Your body carries around four to six litres of blood. Blood is made up of red blood cells, white blood cells and platelets in a liquid called plasma.
Plasma is about 90% water, but also contains proteins, nutrients, hormones and waste products. Blood is made up of about 60% plasma and 40% blood cells.
Each type of blood cell has a specific role to play:
- Red blood cells: They transport oxygen around the body and remove carbon dioxide and other waste products. They give your blood its red colour
- White blood cells: As a part of the immune system (the body's natural defence mechanism) they help fight infection.
- Platelets: They help the blood to clot (thicken) to stop bleeding.
Through the circulatory system, blood adapts to the body's needs. When you are exercising, your heart pumps harder and faster to provide more blood and hence oxygen to your muscles. During an infection, the blood delivers more immune cells to the site of infection, where they accumulate to ward off harmful invaders.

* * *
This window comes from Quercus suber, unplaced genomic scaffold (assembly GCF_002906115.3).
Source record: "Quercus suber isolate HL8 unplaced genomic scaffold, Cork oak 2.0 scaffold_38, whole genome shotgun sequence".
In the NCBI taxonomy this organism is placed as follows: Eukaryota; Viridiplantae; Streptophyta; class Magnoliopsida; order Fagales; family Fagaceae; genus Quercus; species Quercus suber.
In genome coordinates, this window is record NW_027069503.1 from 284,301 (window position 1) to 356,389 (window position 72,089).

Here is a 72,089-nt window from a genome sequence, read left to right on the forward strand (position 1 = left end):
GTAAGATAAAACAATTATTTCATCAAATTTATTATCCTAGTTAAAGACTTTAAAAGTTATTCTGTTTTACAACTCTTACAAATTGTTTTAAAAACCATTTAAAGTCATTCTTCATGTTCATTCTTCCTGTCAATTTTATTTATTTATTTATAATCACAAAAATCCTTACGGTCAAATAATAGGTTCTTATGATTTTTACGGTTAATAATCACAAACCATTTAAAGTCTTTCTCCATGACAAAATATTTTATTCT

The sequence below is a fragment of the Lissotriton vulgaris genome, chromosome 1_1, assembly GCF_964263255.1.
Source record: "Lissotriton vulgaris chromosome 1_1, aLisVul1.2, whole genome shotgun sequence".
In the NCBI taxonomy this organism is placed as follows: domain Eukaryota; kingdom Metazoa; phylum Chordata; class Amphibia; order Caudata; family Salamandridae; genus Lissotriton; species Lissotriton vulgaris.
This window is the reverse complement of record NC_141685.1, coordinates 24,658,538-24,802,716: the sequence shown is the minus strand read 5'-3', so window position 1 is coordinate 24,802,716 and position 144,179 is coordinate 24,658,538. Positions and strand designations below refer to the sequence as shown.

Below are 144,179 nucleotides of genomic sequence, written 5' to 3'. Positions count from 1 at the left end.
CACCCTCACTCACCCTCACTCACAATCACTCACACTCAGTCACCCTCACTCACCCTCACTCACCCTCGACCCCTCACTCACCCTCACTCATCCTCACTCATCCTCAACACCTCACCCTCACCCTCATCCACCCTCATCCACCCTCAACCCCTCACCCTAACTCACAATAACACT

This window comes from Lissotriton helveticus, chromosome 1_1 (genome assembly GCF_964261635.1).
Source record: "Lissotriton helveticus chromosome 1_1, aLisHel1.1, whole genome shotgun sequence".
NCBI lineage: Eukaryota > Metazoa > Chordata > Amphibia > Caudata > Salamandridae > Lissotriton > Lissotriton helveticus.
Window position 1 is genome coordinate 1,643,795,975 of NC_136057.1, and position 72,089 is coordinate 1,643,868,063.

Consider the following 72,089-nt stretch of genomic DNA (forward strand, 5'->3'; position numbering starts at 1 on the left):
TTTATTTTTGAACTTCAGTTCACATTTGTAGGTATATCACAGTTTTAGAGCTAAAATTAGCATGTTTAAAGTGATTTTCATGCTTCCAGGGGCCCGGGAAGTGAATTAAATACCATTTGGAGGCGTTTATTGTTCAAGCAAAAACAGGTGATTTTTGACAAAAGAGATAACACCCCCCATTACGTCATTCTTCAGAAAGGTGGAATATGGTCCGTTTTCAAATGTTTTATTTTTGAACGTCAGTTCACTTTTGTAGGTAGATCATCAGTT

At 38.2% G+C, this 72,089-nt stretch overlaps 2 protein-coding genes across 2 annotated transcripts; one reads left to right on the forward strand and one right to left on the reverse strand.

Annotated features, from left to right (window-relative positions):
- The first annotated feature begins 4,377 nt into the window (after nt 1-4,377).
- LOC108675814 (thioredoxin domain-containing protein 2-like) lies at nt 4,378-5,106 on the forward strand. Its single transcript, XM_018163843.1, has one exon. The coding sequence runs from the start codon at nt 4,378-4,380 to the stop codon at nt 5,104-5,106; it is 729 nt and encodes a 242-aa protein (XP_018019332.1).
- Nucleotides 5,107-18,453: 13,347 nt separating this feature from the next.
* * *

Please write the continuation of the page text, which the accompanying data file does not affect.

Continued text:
All of these functions make blood a precious fluid. Each year in the UK, 2.1 million units of blood components are transfused to patients who need them. Blood is deemed so precious that is also called ‘red gold’ because the cells and proteins it contains can be sold for more than the cost of the same weight in gold.